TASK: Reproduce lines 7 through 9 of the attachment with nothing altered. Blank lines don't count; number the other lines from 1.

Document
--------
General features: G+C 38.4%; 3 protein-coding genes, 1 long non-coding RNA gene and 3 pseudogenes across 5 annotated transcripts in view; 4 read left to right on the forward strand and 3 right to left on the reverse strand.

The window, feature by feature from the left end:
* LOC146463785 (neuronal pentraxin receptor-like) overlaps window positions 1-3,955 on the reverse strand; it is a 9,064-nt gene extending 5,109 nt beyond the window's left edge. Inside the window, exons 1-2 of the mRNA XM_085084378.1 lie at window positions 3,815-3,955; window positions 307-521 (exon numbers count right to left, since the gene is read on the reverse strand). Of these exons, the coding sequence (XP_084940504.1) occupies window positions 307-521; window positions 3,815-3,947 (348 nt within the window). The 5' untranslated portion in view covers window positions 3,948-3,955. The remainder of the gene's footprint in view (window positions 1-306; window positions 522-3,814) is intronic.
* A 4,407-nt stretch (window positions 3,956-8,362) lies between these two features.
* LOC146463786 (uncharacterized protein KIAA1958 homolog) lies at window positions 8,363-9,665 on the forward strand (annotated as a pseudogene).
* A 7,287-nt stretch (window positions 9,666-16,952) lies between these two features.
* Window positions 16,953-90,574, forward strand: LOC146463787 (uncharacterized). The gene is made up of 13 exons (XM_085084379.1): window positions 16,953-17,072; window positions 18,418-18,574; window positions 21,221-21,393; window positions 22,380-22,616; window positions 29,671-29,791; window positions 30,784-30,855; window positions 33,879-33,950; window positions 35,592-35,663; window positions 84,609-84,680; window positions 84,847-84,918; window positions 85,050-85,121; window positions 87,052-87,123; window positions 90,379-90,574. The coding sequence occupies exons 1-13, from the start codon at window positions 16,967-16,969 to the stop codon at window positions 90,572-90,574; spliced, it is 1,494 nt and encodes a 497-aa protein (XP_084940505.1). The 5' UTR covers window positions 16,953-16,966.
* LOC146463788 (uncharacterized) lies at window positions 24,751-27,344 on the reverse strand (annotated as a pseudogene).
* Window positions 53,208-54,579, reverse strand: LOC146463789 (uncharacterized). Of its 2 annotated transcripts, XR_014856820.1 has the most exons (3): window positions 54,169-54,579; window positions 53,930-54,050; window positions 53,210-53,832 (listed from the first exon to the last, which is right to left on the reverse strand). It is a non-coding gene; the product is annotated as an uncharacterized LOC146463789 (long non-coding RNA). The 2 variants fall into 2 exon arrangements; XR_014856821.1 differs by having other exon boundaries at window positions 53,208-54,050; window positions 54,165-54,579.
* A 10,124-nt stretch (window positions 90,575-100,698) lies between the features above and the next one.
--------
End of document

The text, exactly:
* Window positions 16,953-90,574, forward strand: LOC146463787 (uncharacterized). The gene is made up of 13 exons (XM_085084379.1): window positions 16,953-17,072; window positions 18,418-18,574; window positions 21,221-21,393; window positions 22,380-22,616; window positions 29,671-29,791; window positions 30,784-30,855; window positions 33,879-33,950; window positions 35,592-35,663; window positions 84,609-84,680; window positions 84,847-84,918; window positions 85,050-85,121; window positions 87,052-87,123; window positions 90,379-90,574. The coding sequence occupies exons 1-13, from the start codon at window positions 16,967-16,969 to the stop codon at window positions 90,572-90,574; spliced, it is 1,494 nt and encodes a 497-aa protein (XP_084940505.1). The 5' UTR covers window positions 16,953-16,966.
* LOC146463788 (uncharacterized) lies at window positions 24,751-27,344 on the reverse strand (annotated as a pseudogene).
* Window positions 53,208-54,579, reverse strand: LOC146463789 (uncharacterized). Of its 2 annotated transcripts, XR_014856820.1 has the most exons (3): window positions 54,169-54,579; window positions 53,930-54,050; window positions 53,210-53,832 (listed from the first exon to the last, which is right to left on the reverse strand). It is a non-coding gene; the product is annotated as an uncharacterized LOC146463789 (long non-coding RNA). The 2 variants fall into 2 exon arrangements; XR_014856821.1 differs by having other exon boundaries at window positions 53,208-54,050; window positions 54,165-54,579.